Police officers who did not receive promotions this time are advised to look at the positive side and try again.
This was the sentiment of Prime Minister Dr. Kenny Anthony, who delivered the feature address titled “New Times, New Leadership”, at the Royal Saint Lucia Police Force’s Parade and Promotions Ceremony held at Derek Walcott Square in Castries on Sunday, August 2.
Forty-two police officers were officially promoted. (PHOTOS: Press Secretary, Office of the Prime Minister)
The prime minister said: “Even those who went through the promotions process but were not successful at this time must look with camaraderie at what has been achieved by you. Understandably, there will be some who are bitterly disappointed but remember, promotions are a regular feature and opportunities will come again. How disappointment is handled says a lot about the person and the individual.”
Dr. Anthony said even in law enforcement, healthy competition is always good, and the Force must not be a place that harbours hatred and ill-will.
“Society will have more confidence in a police force in which they know officers are led by women and men of character, courage and independence, totally and absolutely committed to applying the law without motive, ill-will or malice. The Police Force must not be a place of refuge for those who harbour hatred and ill-will to others, be it their neighbour or otherwise.”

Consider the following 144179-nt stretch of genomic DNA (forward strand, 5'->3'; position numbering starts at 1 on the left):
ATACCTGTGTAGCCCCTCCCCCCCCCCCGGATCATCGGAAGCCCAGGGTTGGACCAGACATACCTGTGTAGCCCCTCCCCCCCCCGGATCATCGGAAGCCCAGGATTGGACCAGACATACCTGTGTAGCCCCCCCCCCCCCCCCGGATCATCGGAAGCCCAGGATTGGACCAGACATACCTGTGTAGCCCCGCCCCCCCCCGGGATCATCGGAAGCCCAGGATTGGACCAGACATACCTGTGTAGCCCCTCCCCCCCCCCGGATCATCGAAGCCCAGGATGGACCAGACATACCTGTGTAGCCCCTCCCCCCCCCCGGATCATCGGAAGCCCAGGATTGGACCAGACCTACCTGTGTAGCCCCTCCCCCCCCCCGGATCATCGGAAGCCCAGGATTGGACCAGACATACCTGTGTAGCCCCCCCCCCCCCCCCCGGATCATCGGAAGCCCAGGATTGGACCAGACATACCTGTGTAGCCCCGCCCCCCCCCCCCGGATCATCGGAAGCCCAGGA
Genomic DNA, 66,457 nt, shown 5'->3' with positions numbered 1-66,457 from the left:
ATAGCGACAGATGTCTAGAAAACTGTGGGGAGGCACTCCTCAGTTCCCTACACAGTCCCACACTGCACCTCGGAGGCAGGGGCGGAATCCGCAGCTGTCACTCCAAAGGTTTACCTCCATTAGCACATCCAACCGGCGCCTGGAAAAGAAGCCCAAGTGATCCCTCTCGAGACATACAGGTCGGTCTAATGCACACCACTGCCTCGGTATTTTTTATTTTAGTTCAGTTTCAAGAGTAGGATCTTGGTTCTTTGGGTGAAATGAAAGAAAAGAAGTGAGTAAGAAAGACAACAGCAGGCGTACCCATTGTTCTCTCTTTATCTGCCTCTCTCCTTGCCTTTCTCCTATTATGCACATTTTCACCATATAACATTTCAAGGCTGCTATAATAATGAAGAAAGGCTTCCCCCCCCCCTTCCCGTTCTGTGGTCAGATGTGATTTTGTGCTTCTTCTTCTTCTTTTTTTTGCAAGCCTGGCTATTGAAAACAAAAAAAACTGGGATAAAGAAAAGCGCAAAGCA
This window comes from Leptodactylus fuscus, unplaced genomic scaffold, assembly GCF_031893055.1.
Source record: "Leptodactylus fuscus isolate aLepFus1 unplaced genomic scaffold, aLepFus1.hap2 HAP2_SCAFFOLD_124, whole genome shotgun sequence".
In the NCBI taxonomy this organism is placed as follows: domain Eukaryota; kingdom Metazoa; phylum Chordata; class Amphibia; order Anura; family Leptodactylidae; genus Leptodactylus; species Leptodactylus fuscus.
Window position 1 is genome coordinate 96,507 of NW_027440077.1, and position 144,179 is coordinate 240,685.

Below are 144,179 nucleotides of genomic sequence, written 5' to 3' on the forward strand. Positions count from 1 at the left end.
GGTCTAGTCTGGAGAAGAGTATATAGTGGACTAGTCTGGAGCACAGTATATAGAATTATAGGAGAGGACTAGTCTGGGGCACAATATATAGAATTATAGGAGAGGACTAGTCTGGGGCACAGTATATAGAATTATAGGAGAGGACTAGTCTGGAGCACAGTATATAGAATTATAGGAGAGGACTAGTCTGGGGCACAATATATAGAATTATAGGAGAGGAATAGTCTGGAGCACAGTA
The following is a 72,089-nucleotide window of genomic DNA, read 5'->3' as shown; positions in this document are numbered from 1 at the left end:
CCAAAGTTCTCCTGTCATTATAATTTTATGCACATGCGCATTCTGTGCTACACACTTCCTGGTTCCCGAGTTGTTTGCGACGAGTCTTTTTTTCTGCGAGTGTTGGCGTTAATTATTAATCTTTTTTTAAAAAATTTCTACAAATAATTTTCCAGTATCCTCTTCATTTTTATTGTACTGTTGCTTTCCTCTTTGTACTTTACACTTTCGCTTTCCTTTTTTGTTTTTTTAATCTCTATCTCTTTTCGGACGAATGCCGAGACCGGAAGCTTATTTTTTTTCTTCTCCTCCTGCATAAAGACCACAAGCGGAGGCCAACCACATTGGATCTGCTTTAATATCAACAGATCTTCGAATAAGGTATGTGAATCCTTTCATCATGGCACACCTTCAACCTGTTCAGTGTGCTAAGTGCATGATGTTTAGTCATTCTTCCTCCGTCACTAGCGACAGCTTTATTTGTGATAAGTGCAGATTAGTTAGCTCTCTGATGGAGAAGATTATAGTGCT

He said promotions in the past have always been a “vexed issue”.
“It has undoubtedly been a source of anxiety and embarrassment for the entire force, with accusations of cliques and circles holding sway when it came to advancement through the ranks.”
He said It has taken some time to design and implement a formula for promotions in the Royal Saint Lucia Police Force. This new system, he said may not be perfect but it is far better than what exited in the past.
“Whatever flaws exist, we need to resolve them as it is vital that all police officers are confident in the decisions yielded by the process.”
The prime minister added that a professional and disciplined organisation can never afford to have its system of promotions be based on “favouritism, or nepotism, or merely the subjectivisms and opinions of a few”.
He said promotions should never be a “tool of discrimination or victimisation or the advancement of self-serving agendas”.
“The negative effects of such forms of promotion are clear to us all: demotivation and demoralisation, corruption, abuse of power, disrespect and insubordination, and indeed, even attrition of those who are frustrated. Furthermore, if the public holds no confidence in law enforcement promotions, it stands to reason they may likely hold little confidence in the enforcement of the law itself.”